Does Vaccinating Against Rotavirus Also Protect Against Type 1 Diabetes?
The rotavirus vaccine may be pulling double duty; it not only protects young children against a potentially life-threatening rotavirus infection but may also reduce their likelihood of developing type 1 diabetes.
A study published in JAMA Pediatrics in late January noted a decrease in the prevalence of type 1 diabetes in Australian children age 4 and younger after rotavirus vaccination was made routine in 2007.
However, this association doesn’t prove that protecting against rotavirus causes protection against type 1 diabetes, nor does it suggest that rotavirus causes diabetes; it simply highlights an association between the two.
“While not conclusive, our latest study suggests that preventing rotavirus infection in Australian infants by vaccination may also reduce their risk of type 1 diabetes,” Leonard Harrison, professor in the Population Health and Immunity division of the Walter and Eliza Hall Institute of Medical Research and senior author of this study, said in a press release. “We will be continuing this research to look more closely at the correlation, by comparing the health records of young children with or without type 1 diabetes.”
The incidence of type 1 diabetes has been increasing worldwide since the 1980s; the causes of this increase remain unclear. This study highlights the first measured decrease in the rate of type 1 diabetes in young Australian children since it began rising.
Linking rotavirus and diabetes
Rotavirus is best known as the most common cause of severe diarrhea in infants and young children. It can spread easily among children, causing diarrhea, vomiting, fever, and abdominal pain. The virus infects and damages cells in the small intestine. Vaccinating against rotavirus within the first few months does not completely prevent infection, but it reduces symptom severity if a child becomes ill.
Rotavirus can also infect the pancreas by hijacking a receptor on pancreas cells, causing cell death. This infection is thought to trigger autoimmune destruction of special pancreas cells, called beta cells, that produce insulin. Destruction of beta cells by a person’s own immune system is a hallmark feature of type 1 diabetes. The rotavirus vaccine prevents infection, and ultimately death, of beta cells, which is why it could also be preventative against type 1 diabetes.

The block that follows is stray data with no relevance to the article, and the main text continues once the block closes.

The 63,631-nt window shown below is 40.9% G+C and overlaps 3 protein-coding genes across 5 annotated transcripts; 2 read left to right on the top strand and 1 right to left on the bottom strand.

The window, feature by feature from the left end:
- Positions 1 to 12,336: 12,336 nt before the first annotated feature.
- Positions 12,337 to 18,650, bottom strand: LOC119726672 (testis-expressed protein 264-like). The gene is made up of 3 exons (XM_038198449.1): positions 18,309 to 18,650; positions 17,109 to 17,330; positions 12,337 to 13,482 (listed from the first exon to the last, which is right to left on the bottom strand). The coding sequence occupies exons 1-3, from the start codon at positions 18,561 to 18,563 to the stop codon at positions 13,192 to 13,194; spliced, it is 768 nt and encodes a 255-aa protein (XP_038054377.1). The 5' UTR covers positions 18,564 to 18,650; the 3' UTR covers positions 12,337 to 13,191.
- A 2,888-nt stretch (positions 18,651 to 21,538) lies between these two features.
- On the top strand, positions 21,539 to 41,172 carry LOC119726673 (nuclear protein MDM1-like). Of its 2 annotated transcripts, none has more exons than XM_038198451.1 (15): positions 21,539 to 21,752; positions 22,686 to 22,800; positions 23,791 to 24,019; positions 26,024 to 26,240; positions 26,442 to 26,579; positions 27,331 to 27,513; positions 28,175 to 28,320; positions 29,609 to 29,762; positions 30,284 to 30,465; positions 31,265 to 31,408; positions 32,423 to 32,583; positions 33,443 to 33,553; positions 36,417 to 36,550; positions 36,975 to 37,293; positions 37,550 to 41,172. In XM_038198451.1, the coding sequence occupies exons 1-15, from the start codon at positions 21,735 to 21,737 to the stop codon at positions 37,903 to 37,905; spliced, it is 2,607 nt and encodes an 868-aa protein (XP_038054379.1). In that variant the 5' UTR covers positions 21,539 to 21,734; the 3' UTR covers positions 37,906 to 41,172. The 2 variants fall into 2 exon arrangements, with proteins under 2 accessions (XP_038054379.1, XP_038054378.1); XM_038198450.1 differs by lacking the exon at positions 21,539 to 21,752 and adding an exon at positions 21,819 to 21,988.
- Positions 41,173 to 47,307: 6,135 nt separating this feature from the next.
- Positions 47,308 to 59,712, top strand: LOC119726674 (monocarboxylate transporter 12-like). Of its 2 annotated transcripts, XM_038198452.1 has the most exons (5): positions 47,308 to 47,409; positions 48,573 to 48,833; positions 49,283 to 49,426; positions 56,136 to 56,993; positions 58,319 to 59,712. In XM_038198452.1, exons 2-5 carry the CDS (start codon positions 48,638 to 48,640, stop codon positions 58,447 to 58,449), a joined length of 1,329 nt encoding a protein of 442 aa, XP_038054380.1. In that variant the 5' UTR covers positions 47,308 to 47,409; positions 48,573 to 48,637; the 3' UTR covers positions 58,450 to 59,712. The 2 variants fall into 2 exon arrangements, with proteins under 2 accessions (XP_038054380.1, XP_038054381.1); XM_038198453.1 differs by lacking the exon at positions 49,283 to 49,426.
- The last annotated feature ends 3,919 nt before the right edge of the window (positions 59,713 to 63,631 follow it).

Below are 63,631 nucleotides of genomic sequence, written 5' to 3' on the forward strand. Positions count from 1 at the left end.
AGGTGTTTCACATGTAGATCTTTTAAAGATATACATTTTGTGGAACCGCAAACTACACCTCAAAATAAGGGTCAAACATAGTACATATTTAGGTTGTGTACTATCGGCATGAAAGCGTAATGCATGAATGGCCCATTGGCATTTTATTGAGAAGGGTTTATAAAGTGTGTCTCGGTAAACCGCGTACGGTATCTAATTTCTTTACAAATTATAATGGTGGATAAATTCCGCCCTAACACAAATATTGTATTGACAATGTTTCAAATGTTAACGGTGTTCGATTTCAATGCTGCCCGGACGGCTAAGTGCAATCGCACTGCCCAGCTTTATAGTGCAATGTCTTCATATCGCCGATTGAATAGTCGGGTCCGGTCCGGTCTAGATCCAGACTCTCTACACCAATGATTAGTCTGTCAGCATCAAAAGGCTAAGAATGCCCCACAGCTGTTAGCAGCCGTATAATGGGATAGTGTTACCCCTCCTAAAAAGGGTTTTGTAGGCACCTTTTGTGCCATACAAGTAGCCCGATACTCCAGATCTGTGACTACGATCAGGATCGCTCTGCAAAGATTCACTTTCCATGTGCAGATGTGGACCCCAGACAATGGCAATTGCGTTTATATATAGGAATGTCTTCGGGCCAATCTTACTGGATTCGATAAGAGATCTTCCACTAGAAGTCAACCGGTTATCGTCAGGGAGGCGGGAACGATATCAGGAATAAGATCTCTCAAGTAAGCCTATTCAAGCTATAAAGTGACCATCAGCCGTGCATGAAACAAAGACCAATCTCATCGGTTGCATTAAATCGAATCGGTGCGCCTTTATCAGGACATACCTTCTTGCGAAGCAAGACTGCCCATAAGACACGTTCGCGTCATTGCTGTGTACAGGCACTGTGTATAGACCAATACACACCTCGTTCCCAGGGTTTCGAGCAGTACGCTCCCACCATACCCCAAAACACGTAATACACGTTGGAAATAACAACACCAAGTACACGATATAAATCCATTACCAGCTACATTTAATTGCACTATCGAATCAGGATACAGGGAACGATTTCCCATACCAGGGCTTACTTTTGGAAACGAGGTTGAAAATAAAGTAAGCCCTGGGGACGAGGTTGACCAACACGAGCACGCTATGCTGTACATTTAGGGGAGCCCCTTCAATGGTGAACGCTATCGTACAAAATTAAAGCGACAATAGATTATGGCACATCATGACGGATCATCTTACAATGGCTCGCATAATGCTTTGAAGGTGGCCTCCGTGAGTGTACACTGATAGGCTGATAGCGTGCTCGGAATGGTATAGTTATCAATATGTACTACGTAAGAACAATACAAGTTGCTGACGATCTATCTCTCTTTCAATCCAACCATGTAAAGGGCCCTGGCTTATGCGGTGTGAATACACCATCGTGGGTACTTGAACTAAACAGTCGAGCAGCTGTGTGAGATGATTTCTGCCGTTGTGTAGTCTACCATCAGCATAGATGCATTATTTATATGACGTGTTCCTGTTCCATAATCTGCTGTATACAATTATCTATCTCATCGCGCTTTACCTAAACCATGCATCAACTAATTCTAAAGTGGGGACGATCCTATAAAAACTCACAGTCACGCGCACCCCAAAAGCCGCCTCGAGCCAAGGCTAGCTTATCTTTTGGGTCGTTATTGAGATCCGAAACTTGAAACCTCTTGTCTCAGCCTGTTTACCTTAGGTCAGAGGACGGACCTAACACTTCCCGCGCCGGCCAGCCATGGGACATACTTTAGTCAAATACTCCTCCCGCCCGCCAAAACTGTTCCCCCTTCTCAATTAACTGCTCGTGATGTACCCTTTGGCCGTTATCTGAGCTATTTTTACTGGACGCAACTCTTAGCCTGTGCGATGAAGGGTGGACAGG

“Twenty years ago our team revealed an association between the appearance of immune markers of type 1 diabetes in children and rotavirus infection,” Harrison commented. “Subsequent studies in laboratory models suggested rotavirus infection of pancreatic cells can trigger an immune attack against the insulin-producing cells - similar to what occurs in type 1 diabetes.”
As Harrison said, his team noticed that rotavirus infection caused widespread pancreas cell death and decreased insulin production within a week after infection in infant mice. This pancreas harm and impaired insulin production may contribute to the development of type 1 diabetes. Interestingly, rotavirus infection has been tied to other autoimmune illnesses, such as celiac disease.
What this (and other) studies say about the association
In this study, researchers compared the number of children newly diagnosed with type 1 diabetes 8 years before and after the rotavirus vaccine was made routine for all Australian infants in 2007. About 84 percent of Australian children were estimated to be vaccinated. After routine rotavirus vaccination, the incidence of Type 1 diabetes decreased by 14 percent in children 4 years old and younger.
“We observed the decline in the rate of type 1 diabetes in children born after 2007 coincided with the introduction of the oral rotavirus vaccine onto the Australian National Immunisation Program in 2007,” said Kirsten Perrett, consultant pediatrician at Murdoch Children’s Research Institute and study lead.
Interestingly, there was no significant change in the incidence of diabetes in the other two age groups (5-9 and 10-14 years old). This could be because older children had already been exposed to rotavirus prior to immunization. Perrett noted that children age 4 and younger were born after the vaccine was made routine, which has to be given prior to exposure to have any protective effect.
The authors said this is the first link between decreased diabetes incidence after routine rotavirus vaccination.
In contrast, another study in 495 Finnish children looked at the effect of vaccinating against rotavirus on the incidence of type 1 diabetes and celiac disease and found no change in the risk of diabetes or celiac disease up to 6 years after vaccination. This could be due to genetic and environmental differences between the populations or the relatively small sample size of the Finnish study (compared with the thousands of children in the Australian analysis).
A third study posed that, if rotavirus infection triggers type 1 diabetes and celiac disease, would administering the live attenuated rotavirus vaccine also trigger an autoimmune response or would vaccination protect against such effects of wild type rotavirus infection? In the over 5,700 Finnish children involved in the study, there was no difference in the prevalence of type 1 diabetes between the vaccinated and placebo groups. Interestingly, the prevalence of celiac disease was significantly lower in the vaccinated group compared to the placebo group.
For now, a definitive link between rotavirus infection and autoimmune disorders like type 1 diabetes and celiac disease remains elusive.